3
\$\begingroup\$

I'm attempting to make a stock trading game in Javascript and I've been trying to find an algorithm to generate fake stock prices. Currently, each Stock object has a minimum value, maximum value, and volatility which I will explain later. The code is as follows:

Stock.prototype.generateValue = function () {
    //mod = probability that the value will decrease next turn
    var mod = 0.5;
    if (this.value > this.max) mod = 0.8;
    if (this.value < this.min) mod = 0.2;
    var dir = (Math.random() >= mod) ? 1 : -1;

    //maxToAdd = max amount that the value can change
    var maxToAdd = (this.max - this.min) * this.volatility / 100;
    this.value += (Math.random() * maxToAdd * dir);

    //value can't be 0 -- random number from 0 to 10
    if (this.value < 0) this.value = Math.random()*10;

    //rounds to 2 decimal places
    this.value = (Math.round(100*this.value))/100;
    this.pastValues[this.pastValues.length] = this.value;
    return this.value;
};

Right now, if the current value is within the allowed range (minimum to maximum), then it has a 50% chance of going up and a 50% chance of going down. If it is out of said range, then it has an 80% chance of heading back towards the range and a 20% chance of heading farther out.

Volatility is how much the stock changes on average. Each turn, it changes by a random number between \$0\$ and \$\frac{volatility}{100} \cdot{range}\$ - that is, the volatility is the percentage of the entire range that it can change each turn (if anyone understands this and can explain it better, I would appreciate it).

The results so far have been pretty believable, but if there's any better algorithm that can be found it would be helpful. I would like something that isn't so, well, random. My algorithm stays between the range but there's not a ton of room for something unexpected to happen.

Some screenshots of results (the second is a new chart, but zoomed in on the lower values): Results 1 Results 2

\$\endgroup\$
  • 2
    \$\begingroup\$ This question might also be appropriate for Quantitative Finance, if you formulate it in a rigorous enough way. \$\endgroup\$ – 200_success May 2 '15 at 0:18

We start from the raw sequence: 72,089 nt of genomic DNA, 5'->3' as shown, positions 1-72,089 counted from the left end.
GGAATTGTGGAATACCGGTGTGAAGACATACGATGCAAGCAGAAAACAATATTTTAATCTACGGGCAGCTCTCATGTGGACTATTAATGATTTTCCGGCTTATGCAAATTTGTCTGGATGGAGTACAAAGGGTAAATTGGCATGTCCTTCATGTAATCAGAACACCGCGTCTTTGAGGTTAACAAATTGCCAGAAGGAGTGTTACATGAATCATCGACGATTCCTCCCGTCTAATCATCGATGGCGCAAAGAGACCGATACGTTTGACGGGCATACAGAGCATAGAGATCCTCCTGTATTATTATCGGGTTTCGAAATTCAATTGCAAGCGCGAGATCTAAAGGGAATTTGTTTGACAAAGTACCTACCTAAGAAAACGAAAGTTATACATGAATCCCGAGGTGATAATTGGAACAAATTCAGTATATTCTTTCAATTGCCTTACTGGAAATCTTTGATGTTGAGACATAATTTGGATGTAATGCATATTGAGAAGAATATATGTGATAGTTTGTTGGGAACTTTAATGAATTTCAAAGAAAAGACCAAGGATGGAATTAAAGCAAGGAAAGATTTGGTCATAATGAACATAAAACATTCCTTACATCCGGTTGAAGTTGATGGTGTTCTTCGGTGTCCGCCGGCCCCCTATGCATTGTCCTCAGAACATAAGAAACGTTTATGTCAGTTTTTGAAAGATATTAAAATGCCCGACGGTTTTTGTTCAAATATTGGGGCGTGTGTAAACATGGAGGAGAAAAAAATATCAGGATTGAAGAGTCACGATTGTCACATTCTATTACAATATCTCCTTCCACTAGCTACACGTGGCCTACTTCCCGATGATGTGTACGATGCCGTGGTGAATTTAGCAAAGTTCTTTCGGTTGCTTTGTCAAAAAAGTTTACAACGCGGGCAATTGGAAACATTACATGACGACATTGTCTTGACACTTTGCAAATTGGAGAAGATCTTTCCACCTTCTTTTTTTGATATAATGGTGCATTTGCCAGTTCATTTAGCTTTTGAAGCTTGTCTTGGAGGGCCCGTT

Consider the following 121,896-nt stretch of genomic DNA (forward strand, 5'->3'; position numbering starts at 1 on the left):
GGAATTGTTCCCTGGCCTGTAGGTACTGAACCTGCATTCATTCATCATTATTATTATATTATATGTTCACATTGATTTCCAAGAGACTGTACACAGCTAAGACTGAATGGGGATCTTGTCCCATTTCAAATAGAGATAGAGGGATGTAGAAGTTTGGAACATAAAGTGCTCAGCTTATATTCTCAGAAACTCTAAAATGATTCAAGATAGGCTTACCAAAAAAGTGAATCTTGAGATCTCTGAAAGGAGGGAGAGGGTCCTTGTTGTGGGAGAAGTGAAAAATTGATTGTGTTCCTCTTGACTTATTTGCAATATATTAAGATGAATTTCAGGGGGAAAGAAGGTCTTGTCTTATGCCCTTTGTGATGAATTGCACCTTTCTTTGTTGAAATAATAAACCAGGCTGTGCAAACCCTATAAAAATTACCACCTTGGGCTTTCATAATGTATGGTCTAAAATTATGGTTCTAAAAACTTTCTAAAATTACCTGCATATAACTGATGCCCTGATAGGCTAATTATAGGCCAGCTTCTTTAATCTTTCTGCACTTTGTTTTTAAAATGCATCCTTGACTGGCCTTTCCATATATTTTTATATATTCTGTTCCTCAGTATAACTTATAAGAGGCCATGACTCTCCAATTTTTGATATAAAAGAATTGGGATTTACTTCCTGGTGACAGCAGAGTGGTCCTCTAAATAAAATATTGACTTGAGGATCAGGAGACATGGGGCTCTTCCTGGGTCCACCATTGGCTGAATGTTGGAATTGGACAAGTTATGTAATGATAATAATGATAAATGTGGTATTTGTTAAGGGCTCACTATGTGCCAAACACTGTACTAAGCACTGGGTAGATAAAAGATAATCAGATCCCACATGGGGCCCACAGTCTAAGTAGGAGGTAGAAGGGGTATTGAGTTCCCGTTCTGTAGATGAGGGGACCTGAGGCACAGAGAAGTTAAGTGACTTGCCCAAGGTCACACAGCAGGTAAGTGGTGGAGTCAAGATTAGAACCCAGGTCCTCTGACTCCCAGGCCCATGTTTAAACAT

4
\$\begingroup\$

This question might be a better fit for another board, since you're asking for different algorithms. CodeReview is more for reviewing your current implementation. As 200_success mentioned, Quantitative Finance can perhaps give you some ideas for what to model, Game Development might have some ideas for "steering" randomness, and of course StackOverflow, if you're unsure of how to implement a different algorithm.

Just know that since it's hideously complicated to make a stock market game that doesn't feel like a total dice roll (and practically impossible to make a truly accurate simulation), most games just use the real stock market but fake money. That way, players have all the right sources of information to help decide their trades, which is the really hard thing to simulate. Will you simulate press releases? Earnings calls? Analyst/stock pundit predictions? The local and global economy? Fraud? Savage rabbits attacking Foxconn's factory and disrupting production for practically every electronics manufacturer in the world? Yeah... it's tough.

And of course, there's the thing that a stock price actually reflects: Trading activity. All the news in the world won't move a stock's price if no one is buying or selling. But it also means that the market is a feedback system, so your players' trades may impact prices (if the trades are large enough). So again: It's hideously complicated.

The best I can offer here is a review of your current code.

  • Your original question's code was very, very dense. You've since added some comments and whitespace, which was otherwise the first thing I'd suggest.